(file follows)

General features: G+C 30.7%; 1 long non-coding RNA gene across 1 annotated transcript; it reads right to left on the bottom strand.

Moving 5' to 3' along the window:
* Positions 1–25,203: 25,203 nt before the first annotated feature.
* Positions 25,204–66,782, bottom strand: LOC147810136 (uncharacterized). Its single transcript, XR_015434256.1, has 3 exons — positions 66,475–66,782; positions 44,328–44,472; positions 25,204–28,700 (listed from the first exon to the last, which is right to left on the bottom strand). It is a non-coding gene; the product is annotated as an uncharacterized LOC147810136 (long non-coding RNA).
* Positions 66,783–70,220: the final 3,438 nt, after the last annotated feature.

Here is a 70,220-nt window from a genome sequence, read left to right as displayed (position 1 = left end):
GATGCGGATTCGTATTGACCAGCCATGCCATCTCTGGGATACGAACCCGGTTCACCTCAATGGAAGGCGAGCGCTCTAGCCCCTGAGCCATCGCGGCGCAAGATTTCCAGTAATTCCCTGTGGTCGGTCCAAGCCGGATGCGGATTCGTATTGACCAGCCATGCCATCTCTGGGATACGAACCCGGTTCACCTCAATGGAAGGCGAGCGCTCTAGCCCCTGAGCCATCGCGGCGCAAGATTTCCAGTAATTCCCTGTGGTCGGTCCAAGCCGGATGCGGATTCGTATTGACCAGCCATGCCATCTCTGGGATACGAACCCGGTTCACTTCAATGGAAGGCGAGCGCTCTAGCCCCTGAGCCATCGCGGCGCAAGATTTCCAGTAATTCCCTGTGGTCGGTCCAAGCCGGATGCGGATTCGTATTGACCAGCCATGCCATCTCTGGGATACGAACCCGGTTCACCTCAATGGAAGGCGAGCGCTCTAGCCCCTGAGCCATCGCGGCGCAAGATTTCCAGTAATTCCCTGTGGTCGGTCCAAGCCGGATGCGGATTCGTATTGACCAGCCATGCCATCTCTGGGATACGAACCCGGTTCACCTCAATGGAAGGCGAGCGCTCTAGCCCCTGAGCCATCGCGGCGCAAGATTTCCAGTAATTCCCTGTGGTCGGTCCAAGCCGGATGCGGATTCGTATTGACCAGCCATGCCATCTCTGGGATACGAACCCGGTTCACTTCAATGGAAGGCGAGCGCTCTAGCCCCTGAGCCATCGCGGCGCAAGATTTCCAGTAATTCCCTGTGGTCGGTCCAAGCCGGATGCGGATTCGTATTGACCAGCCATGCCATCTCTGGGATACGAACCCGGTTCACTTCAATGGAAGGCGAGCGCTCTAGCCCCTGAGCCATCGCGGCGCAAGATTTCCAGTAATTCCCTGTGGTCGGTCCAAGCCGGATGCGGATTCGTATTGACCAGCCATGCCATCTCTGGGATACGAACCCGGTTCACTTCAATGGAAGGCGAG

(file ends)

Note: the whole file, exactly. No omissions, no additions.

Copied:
General features: G+C 30.7%; 1 long non-coding RNA gene across 1 annotated transcript; it reads right to left on the bottom strand.

Moving 5' to 3' along the window:
* Positions 1–25,203: 25,203 nt before the first annotated feature.
* Positions 25,204–66,782, bottom strand: LOC147810136 (uncharacterized). Its single transcript, XR_015434256.1, has 3 exons — positions 66,475–66,782; positions 44,328–44,472; positions 25,204–28,700 (listed from the first exon to the last, which is right to left on the bottom strand). It is a non-coding gene; the product is annotated as an uncharacterized LOC147810136 (long non-coding RNA).
* Positions 66,783–70,220: the final 3,438 nt, after the last annotated feature.

Here is a 70,220-nt window from a genome sequence, read left to right as displayed (position 1 = left end):
GATGCGGATTCGTATTGACCAGCCATGCCATCTCTGGGATACGAACCCGGTTCACCTCAATGGAAGGCGAGCGCTCTAGCCCCTGAGCCATCGCGGCGCAAGATTTCCAGTAATTCCCTGTGGTCGGTCCAAGCCGGATGCGGATTCGTATTGACCAGCCATGCCATCTCTGGGATACGAACCCGGTTCACCTCAATGGAAGGCGAGCGCTCTAGCCCCTGAGCCATCGCGGCGCAAGATTTCCAGTAATTCCCTGTGGTCGGTCCAAGCCGGATGCGGATTCGTATTGACCAGCCATGCCATCTCTGGGATACGAACCCGGTTCACTTCAATGGAAGGCGAGCGCTCTAGCCCCTGAGCCATCGCGGCGCAAGATTTCCAGTAATTCCCTGTGGTCGGTCCAAGCCGGATGCGGATTCGTATTGACCAGCCATGCCATCTCTGGGATACGAACCCGGTTCACCTCAATGGAAGGCGAGCGCTCTAGCCCCTGAGCCATCGCGGCGCAAGATTTCCAGTAATTCCCTGTGGTCGGTCCAAGCCGGATGCGGATTCGTATTGACCAGCCATGCCATCTCTGGGATACGAACCCGGTTCACCTCAATGGAAGGCGAGCGCTCTAGCCCCTGAGCCATCGCGGCGCAAGATTTCCAGTAATTCCCTGTGGTCGGTCCAAGCCGGATGCGGATTCGTATTGACCAGCCATGCCATCTCTGGGATACGAACCCGGTTCACTTCAATGGAAGGCGAGCGCTCTAGCCCCTGAGCCATCGCGGCGCAAGATTTCCAGTAATTCCCTGTGGTCGGTCCAAGCCGGATGCGGATTCGTATTGACCAGCCATGCCATCTCTGGGATACGAACCCGGTTCACTTCAATGGAAGGCGAGCGCTCTAGCCCCTGAGCCATCGCGGCGCAAGATTTCCAGTAATTCCCTGTGGTCGGTCCAAGCCGGATGCGGATTCGTATTGACCAGCCATGCCATCTCTGGGATACGAACCCGGTTCACTTCAATGGAAGGCGAG